When making socks one at a time, I find I have the added challenge of making both socks pretty close to the same. By this, I mean if I leave a noticeable angel kiss(mistake), I should repeat it with the second sock. To give you an example of how long this sock making is taking, I posted a blog around New Year’s; I made a mistake… posted on December 37, 2013; and Gussets and Lace posted on January 10, 2014. I’m now at the same point on the second sock, three and a half months later. These socks take time. I also knit other projects, begin quilts, read and sometimes make jewelry-among other hobbies I collect. Some days, I teach kindergarten or preschool and I forget I own knitting needles on those days.

 

Time-consumption aside, a good pair of socks does take many hours to knit. Since I chose to keep the mistake, instead of ripping out two one hundred plus stitch rows, I feel I should refer to it, and figure out what the mistake was so I may repeat it, with reasonable closeness. I’m approaching the heel-flap, and I know I’ve made one of my mistakes here. I actually thought I made both of them here. However, it appears I made the mistake of wrapping the heel flap, when I was simply supposed to move the yarn to the front or back. I have not decided if I need to repeat this mistake. I do not suspect I do, as it seems to be mostly unnoticeable.

Image

Progress of First Sock From Late December

But in a lace pattern that leans towards the delicate side, I feel I should repeat this mistake once I finish the heel flap and heel turn. I reviewed my own blogs today, to figure out what I did, and how I did it. I also looked at the sock, but so far, everything looks okay…its not an easy pattern to decipher in this high contrast variegated yarn.

Image

Scamp “helping” me photograph my sock progress

One piece of advice, if you are knitting a project in two parts and choose to leave a mistake, write it down so you can refer to it when you get to that part of your knitting again. You will likely need it.

In the meantime, happy sock-making. I will try not to bore you with too much info on heel-flaps and heel-turns, but it may be what I have to blog about next week….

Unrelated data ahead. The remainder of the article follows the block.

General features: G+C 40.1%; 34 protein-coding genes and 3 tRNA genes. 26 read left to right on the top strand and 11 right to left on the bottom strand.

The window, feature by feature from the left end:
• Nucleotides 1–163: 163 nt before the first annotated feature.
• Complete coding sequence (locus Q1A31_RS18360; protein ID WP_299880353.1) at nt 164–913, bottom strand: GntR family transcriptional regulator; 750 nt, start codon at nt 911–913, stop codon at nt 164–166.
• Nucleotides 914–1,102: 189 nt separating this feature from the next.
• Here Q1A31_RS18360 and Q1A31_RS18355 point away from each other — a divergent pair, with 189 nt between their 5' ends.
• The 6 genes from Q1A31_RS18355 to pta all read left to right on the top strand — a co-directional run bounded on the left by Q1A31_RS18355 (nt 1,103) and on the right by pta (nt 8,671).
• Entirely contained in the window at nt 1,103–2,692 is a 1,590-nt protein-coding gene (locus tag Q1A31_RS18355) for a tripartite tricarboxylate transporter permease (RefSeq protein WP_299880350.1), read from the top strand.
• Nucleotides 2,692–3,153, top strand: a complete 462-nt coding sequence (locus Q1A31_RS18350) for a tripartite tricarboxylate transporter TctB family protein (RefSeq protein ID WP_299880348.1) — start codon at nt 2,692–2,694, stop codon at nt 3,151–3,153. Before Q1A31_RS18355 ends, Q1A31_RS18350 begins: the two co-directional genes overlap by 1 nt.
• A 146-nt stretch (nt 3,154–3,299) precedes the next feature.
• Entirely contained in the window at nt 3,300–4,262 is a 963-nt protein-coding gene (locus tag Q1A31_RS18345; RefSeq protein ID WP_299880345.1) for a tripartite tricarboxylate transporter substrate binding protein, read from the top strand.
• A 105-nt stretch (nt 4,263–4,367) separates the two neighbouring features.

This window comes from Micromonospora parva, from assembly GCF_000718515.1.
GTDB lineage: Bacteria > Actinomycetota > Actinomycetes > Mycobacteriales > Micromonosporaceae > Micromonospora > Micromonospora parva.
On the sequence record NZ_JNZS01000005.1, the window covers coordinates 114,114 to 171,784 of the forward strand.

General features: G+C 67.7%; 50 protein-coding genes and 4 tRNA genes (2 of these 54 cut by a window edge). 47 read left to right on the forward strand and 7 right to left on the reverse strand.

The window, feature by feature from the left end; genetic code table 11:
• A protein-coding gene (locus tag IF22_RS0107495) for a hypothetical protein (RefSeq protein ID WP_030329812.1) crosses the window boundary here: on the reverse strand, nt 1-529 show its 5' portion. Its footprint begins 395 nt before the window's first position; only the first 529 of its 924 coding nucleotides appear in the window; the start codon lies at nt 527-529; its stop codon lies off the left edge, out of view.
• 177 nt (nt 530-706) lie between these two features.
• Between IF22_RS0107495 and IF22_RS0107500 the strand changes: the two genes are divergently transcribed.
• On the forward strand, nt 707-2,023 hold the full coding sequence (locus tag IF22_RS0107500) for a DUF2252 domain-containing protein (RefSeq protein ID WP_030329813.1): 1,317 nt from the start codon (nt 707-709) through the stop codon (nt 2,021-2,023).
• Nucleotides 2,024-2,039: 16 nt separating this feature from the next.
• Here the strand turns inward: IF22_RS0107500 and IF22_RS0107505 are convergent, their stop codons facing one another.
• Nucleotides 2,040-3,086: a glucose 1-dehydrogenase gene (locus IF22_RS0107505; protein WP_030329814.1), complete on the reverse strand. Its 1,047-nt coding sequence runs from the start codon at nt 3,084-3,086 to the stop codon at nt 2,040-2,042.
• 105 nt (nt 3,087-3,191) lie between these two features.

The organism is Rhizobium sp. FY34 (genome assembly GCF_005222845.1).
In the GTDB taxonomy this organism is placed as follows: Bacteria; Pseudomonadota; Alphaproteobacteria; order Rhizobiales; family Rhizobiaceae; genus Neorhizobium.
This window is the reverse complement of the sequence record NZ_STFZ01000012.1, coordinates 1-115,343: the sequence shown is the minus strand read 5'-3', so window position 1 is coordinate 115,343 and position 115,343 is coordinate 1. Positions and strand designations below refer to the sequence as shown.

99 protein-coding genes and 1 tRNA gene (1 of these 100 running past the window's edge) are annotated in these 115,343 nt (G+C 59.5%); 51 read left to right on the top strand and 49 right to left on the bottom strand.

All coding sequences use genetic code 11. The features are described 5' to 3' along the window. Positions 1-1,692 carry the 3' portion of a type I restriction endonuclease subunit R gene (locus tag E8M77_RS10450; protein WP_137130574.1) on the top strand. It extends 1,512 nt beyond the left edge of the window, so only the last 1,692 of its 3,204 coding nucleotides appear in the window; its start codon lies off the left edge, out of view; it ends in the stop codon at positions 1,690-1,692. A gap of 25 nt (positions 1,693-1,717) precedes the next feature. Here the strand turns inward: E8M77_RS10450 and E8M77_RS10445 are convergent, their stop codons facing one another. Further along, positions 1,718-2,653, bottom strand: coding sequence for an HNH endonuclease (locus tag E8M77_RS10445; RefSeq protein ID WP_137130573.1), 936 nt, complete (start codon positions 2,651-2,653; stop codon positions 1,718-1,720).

ImageSock Progress As of April 19, 2014

Unless I take a break to talk about Easter or other Knitting Projects. Wish me luck with the socks, please! Happy Easter for those of you who celebrate it.

 

Scamp’s letter to Mom:

Dear Mom:

Since you let me help you with pictures tonight, perhaps I’ll leave your knitting alone. Then again, I do love yarn. But, perhaps I’ll try.

Love, Scamp

My reply:

Dear Scamp:

I know how to zip the bag closed and keep you out. Go find Squib.

Love, Mom

Advertisements

I’ve knit four sock monkeys, which are knit similar to a pair of socks, just with bigger yarn. I’ve knit two complete pair of socks and am on my second sock of the third pair. I’ve had to work with increases and decreases in each pattern, and began one of my earliest patterns with increases and decreases  as a challenge to keep me interested in the pattern. I need challenge, or I am likely lose interest. In many of these patterns, I’ve encountered a number of ways to increase and decrease stitches. Today I plan to focus on two specific decrease stitches.

Image

Progress from two weeks ago, with little concern over correct knitting of ssk or k2t

Originally, when knitting a project and I encounted a ssk(Slip, slip, knit) decrease, I treated it much like a k2t(knit 2 together) decrease. The achieve the same purpose, to decrease the stitch. Since I didn’t notice much difference between the two stitches, I often just knit two together on both sides of the sock or sock monkey in order to decrease the number of stitches. Most of the time this wasn’t noticeable.